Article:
I am used to Americans and their reaction to our city. They will react in either one of two ways: they will find Calcutta 'exotic' and concentrate only on their tourist pleasures; or they will be immediately horrified, recoil, and seek to forget what they have seen and not understood. Yes, yes, the American psyche is as predictable as the sterile and vulnerable American digestive system when it encounters India. (p. 131)
1977: Robert Luczak, journalist and critic, travels to Calcutta with his Anglo-Indian wife Amrita and their baby daughter Victoria in search of the poet M. Das -- declared dead in 1969, but allegedly the author of a savage, obscene poem that's recently come to light.
Luczak is not a likeable fellow. He's racist, sexist, hypocritical and selfish in the extreme. He's a caricature of the American abroad (or perhaps of the whole colonial/imperial era), impatient and intolerant and all but blind to the different beauty of India.
The poverty on the streets, the interminable bureaucracy, the heat and the humidity are only the beginning of Luczak's disenchantment. His quest for the mysterious poet leads him into Calcutta's darkest side -- an undercity where religious rituals are enacted, where something waits in the darkness, and where Luczak is forced to remember some unsavoury episodes from his own past.
And yet it all seems facile: his life changes, but his essential nature does not. Even right at the end, when he's found a kind of healing in writing a bedtime storybook (a talking cat, a fearless and precocious mouse, a gallant but lonely centaur, and a vainglorious eagle who is afraid to fly. It is a story about courage and friendship and small quests to interesting places (p. 311)) there's a sense that he's just papering over the cracks, trying to block out the horror and violence of the real world.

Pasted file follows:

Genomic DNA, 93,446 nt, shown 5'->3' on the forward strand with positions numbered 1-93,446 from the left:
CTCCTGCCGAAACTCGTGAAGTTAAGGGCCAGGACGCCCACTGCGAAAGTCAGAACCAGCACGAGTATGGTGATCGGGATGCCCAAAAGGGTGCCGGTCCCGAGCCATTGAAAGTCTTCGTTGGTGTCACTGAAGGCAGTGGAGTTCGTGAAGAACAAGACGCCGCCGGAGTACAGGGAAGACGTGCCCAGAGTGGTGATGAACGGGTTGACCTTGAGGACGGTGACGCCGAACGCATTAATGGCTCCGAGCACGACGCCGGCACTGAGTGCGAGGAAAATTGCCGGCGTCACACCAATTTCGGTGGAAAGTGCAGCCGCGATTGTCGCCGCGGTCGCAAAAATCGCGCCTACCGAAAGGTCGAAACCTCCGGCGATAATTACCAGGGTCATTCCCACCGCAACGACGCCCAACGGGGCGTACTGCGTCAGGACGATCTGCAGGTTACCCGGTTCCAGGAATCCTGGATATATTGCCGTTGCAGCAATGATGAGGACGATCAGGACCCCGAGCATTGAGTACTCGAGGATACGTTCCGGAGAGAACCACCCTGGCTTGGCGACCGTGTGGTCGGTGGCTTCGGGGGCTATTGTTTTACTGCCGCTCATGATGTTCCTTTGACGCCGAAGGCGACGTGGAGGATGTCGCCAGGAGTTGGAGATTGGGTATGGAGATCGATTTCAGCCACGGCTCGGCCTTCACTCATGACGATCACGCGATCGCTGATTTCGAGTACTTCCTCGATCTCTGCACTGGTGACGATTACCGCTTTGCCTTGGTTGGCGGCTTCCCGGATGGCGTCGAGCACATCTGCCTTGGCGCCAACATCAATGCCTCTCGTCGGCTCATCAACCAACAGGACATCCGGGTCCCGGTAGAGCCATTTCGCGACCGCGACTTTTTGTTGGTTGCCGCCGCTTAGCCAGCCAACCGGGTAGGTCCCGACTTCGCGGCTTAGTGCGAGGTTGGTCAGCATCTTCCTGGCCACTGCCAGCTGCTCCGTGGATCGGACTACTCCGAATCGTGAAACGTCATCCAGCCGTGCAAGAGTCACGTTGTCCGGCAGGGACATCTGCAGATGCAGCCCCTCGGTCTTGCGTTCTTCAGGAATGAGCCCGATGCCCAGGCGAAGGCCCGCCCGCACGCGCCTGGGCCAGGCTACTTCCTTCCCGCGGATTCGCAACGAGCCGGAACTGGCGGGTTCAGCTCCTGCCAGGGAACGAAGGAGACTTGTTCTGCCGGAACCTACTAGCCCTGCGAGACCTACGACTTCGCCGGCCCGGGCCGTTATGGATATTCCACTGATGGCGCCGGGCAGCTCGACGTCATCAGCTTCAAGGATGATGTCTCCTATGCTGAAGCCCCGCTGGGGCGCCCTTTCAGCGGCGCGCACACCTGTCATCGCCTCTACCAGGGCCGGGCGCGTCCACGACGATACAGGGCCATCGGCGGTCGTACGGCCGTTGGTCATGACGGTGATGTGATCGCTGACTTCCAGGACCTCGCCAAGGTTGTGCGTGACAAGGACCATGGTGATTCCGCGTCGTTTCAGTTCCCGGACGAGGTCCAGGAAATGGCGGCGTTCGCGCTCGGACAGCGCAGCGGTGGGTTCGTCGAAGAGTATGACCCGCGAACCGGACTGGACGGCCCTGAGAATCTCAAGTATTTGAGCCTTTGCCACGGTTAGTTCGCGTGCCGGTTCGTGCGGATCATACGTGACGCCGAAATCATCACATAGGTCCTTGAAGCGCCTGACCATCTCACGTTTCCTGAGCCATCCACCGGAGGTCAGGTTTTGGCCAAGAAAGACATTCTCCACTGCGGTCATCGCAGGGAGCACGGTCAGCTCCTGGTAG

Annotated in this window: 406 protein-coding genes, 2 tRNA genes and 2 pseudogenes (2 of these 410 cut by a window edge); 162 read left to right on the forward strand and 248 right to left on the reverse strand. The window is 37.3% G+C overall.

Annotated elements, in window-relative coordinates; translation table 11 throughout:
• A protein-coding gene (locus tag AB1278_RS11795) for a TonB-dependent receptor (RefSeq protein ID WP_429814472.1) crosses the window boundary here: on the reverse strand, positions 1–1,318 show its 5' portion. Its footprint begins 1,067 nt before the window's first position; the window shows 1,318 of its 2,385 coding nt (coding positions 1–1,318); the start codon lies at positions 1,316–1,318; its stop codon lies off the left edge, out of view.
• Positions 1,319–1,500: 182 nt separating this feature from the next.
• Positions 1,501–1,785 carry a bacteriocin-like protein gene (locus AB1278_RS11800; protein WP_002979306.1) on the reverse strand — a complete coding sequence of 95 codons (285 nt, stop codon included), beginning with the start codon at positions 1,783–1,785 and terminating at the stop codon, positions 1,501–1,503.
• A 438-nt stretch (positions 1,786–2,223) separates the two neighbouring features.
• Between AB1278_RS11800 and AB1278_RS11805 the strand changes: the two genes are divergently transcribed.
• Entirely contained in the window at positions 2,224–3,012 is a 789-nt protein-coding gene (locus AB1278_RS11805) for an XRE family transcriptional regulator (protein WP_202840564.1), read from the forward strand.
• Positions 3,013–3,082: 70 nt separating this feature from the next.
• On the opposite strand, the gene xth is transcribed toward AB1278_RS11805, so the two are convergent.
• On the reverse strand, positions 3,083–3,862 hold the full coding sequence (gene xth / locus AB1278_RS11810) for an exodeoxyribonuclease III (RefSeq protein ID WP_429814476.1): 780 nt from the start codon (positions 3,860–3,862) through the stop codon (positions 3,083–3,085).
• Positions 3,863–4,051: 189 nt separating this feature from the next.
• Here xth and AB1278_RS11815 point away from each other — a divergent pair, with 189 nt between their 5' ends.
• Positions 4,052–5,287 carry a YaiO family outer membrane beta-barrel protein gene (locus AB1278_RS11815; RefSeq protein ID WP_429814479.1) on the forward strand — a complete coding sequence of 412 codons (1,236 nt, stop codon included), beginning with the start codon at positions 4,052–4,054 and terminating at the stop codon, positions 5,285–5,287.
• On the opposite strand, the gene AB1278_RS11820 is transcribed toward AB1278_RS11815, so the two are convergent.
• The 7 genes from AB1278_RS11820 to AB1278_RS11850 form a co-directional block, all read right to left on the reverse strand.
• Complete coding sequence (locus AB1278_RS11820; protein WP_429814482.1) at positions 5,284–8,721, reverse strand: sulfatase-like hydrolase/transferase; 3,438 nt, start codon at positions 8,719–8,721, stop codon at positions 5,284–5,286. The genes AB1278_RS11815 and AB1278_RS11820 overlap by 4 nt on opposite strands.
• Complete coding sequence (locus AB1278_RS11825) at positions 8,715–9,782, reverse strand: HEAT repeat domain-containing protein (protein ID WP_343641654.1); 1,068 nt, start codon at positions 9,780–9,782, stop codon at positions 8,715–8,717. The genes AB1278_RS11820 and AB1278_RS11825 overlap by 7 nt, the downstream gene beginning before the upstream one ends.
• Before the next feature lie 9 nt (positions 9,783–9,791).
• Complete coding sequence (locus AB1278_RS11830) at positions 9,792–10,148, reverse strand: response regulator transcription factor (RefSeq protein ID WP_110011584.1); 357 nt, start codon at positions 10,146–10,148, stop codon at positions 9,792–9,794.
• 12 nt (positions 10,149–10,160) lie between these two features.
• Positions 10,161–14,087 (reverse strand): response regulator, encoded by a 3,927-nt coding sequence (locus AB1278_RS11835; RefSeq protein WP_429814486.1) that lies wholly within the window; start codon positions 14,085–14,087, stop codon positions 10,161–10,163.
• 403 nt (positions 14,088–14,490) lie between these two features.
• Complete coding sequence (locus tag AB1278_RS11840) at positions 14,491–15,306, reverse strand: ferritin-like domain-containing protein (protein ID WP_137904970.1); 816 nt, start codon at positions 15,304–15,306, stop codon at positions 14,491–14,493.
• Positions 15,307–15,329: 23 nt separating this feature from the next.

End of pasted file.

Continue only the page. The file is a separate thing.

On reflection, I wonder if there's a layer of subtlety that I missed on first reading: a friend remarked that Kali's the only god apparent in the story, but I wonder if some of the other characters are more than they seem -- the mysterious not-niece, the various guides ... Amrita, who saw herself as a ghost when she was seven and was happy, after that, to leave India behind.
This is Simmons' first novel, and I'm glad I became familiar with his later work first: I wasn't impressed by Song of Kali. It feels, sometimes, as though the author's missed the target -- I was hooked by Amrita's thoughts on different realities framed in terms of mathematical models, but that's never really picked up. And sometimes it feels all too grounded in personal experience, as though written by someone who'd been to India and had a bad trip (in one way or another) and was trying to exorcise it.